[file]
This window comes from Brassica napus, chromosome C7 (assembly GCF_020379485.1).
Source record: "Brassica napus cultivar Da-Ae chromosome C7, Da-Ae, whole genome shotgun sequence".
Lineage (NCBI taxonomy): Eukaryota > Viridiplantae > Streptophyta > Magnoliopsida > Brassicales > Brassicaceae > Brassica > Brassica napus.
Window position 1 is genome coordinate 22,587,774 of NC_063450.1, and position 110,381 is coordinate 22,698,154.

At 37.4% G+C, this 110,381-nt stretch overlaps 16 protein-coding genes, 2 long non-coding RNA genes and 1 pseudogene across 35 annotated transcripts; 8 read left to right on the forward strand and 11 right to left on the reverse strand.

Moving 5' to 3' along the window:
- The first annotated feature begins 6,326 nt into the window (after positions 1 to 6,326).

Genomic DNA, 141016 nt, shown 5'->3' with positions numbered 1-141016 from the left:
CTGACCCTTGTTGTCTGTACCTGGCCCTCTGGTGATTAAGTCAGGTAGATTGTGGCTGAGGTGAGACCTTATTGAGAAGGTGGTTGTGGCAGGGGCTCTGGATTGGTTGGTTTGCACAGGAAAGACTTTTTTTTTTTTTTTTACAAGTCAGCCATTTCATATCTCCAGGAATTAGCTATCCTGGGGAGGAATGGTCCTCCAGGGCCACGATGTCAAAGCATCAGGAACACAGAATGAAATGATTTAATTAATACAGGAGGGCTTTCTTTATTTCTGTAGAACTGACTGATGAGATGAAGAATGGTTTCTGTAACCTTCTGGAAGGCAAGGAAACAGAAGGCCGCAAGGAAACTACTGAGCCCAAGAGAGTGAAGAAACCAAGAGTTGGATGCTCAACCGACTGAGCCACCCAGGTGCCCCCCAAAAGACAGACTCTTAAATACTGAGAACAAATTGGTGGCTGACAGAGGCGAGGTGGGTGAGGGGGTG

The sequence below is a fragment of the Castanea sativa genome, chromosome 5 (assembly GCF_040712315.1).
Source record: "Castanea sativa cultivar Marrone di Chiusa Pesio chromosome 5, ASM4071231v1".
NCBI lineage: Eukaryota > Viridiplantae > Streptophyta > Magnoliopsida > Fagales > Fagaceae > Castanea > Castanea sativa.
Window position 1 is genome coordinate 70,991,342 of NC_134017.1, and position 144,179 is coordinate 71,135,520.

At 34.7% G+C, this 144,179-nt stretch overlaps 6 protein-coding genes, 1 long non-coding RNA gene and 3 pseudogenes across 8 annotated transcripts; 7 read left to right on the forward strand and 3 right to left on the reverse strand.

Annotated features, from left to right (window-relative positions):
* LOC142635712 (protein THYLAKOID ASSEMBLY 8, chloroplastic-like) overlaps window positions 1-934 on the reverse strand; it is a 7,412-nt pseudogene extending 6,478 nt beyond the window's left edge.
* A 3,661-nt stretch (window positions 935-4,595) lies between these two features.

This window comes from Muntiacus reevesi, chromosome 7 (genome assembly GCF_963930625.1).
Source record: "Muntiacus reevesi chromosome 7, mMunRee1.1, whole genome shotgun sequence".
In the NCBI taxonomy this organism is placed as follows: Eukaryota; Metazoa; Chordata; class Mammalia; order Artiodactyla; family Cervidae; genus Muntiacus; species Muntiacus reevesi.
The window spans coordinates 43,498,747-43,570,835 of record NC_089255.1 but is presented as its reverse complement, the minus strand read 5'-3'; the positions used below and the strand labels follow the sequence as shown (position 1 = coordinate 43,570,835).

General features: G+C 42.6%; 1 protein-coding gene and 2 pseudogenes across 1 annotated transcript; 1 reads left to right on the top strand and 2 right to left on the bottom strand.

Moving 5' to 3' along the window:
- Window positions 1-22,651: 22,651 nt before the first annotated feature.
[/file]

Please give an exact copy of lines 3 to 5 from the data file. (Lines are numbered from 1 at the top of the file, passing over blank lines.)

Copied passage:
Lineage (NCBI taxonomy): Eukaryota > Viridiplantae > Streptophyta > Magnoliopsida > Brassicales > Brassicaceae > Brassica > Brassica napus.
Window position 1 is genome coordinate 22,587,774 of NC_063450.1, and position 110,381 is coordinate 22,698,154.

At 37.4% G+C, this 110,381-nt stretch overlaps 16 protein-coding genes, 2 long non-coding RNA genes and 1 pseudogene across 35 annotated transcripts; 8 read left to right on the forward strand and 11 right to left on the reverse strand.